Stroke survivors often face long-term disabilities, including difficulty using their arms and hands.
Researchers in Columbus are studying a new approach to rehabilitation to help stroke patients recover their motor skills sooner. Mike Foley reports.
Stroke rehabilitation specialists at Ohio State University’s Wexner Medical Center are participating in a clinical trial that uses nerve stimulation to help patients recover more quickly. Patients are implanted with an electrical device that connects to a nerve in the neck. When a patient correctly performs an exercise or function during a rehab session, the device stimulates the nerve signaling the brain to remember that movement. Dr. Marcie Bockbrader says it’s akin to turning on a switch, making the patient’s brain more receptive to therapy.
“The benefits, we think, are more efficient and better response to therapies,” Dr. Bockbrader said. “We think that approximately 85 percent of the people who get this type of stimulation are likely to benefit from it.”
Ohio State is among just 13 institutions in the U.S. and five in the U.K. taking part in the clinical trial. It’s open to stroke survivors experiencing poor arm function. They must have suffered a stroke at least nine months ago and up to ten years ago. Each participant receives three one-hour sessions of therapy each week for six weeks. For more information, visit www.vnsstroketrial.com.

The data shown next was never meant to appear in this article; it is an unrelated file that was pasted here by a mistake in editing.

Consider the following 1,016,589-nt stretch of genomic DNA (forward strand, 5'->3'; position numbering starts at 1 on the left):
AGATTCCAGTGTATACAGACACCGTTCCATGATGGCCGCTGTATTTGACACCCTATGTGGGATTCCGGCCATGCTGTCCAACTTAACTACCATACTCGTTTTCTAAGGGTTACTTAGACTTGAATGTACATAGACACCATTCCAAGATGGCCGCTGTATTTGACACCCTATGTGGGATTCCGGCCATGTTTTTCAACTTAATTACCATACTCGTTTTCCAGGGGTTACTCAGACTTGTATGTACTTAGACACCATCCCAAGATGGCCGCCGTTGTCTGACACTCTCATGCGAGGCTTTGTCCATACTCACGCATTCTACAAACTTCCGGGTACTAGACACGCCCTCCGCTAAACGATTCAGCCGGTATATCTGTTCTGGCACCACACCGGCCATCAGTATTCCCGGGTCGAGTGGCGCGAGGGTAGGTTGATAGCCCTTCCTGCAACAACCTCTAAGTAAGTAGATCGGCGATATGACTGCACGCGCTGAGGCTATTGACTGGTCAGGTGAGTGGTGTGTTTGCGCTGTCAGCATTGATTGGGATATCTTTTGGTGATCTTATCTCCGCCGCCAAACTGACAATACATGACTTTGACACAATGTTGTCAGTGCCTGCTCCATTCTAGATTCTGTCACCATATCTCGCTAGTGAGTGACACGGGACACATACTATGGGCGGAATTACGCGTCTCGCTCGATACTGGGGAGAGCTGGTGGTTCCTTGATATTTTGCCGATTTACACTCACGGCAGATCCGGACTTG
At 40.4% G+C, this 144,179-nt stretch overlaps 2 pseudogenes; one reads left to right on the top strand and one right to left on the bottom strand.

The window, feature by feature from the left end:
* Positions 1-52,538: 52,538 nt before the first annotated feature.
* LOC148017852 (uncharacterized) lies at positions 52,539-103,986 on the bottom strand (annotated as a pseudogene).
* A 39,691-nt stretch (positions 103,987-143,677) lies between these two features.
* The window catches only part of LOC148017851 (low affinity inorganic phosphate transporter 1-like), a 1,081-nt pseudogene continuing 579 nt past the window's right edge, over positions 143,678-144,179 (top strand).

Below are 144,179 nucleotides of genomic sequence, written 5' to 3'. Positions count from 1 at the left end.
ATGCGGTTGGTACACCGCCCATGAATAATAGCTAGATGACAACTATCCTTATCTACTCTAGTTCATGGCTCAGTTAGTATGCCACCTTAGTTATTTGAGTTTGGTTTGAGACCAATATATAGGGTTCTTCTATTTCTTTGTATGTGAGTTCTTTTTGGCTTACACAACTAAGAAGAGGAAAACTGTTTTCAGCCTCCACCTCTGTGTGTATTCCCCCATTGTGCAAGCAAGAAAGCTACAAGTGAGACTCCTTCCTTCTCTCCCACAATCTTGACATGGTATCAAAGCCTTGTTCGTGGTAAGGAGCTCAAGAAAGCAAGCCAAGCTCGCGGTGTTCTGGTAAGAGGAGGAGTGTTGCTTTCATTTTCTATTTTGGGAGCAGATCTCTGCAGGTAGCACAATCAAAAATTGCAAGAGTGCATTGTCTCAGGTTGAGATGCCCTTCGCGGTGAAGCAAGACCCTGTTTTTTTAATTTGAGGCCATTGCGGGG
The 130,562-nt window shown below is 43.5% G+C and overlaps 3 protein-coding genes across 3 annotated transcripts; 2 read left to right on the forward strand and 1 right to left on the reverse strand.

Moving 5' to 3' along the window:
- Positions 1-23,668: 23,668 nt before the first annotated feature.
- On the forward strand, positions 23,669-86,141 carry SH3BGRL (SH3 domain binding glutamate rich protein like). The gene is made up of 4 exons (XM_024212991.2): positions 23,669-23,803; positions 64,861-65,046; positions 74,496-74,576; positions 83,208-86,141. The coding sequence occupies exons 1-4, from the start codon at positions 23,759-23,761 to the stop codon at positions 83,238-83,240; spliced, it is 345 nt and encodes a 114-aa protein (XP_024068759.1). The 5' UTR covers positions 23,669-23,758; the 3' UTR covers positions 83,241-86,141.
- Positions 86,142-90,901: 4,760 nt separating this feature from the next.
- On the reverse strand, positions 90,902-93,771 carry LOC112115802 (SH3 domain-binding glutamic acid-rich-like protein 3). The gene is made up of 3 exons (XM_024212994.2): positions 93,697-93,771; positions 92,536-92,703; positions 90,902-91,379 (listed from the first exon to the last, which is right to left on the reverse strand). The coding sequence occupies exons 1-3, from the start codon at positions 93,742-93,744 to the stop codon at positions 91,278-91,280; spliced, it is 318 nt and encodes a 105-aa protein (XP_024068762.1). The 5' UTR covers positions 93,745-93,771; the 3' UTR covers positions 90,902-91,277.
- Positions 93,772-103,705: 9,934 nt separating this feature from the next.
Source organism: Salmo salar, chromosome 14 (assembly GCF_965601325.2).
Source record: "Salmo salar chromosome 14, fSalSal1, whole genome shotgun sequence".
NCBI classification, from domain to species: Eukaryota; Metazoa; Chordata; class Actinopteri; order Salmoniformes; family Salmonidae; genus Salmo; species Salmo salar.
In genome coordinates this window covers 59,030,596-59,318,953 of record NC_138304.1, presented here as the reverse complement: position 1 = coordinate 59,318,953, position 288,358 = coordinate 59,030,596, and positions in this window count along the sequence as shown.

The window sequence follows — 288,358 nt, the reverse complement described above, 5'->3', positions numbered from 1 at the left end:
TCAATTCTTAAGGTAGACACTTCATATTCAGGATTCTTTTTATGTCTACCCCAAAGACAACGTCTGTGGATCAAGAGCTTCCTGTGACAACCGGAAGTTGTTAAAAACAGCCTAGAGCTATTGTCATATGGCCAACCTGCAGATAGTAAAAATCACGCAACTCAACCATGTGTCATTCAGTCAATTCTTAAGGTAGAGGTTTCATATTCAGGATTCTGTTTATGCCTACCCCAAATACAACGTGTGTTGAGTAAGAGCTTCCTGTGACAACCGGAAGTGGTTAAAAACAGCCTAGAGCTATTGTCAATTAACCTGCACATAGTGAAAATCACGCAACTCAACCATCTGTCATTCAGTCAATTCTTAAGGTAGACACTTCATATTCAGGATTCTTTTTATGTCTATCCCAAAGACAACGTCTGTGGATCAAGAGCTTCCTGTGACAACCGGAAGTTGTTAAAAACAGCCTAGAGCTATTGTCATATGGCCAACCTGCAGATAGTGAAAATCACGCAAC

Ohio State has also announced several free stroke risk assessments:
The Ohio State University Wexner Medical Center’s Comprehensive Stroke Center will offer free stroke risk assessments from 10 a.m. to 2 p.m. today, along with May 16, 23 and 30 in the lobby of the Brain and Spine Hospital, 300 W. 10th Ave.
Additional stroke risk screenings will be held from 11 a.m. to 1 p.m. on May 23 at University East Hospital’s Bistro O-H Café, 181 Taylor Ave.; and from 8 a.m. to 1 p.m. May 26 outside the Farmer’s Market at the North Market, 59 Spruce St.
Registration is not required.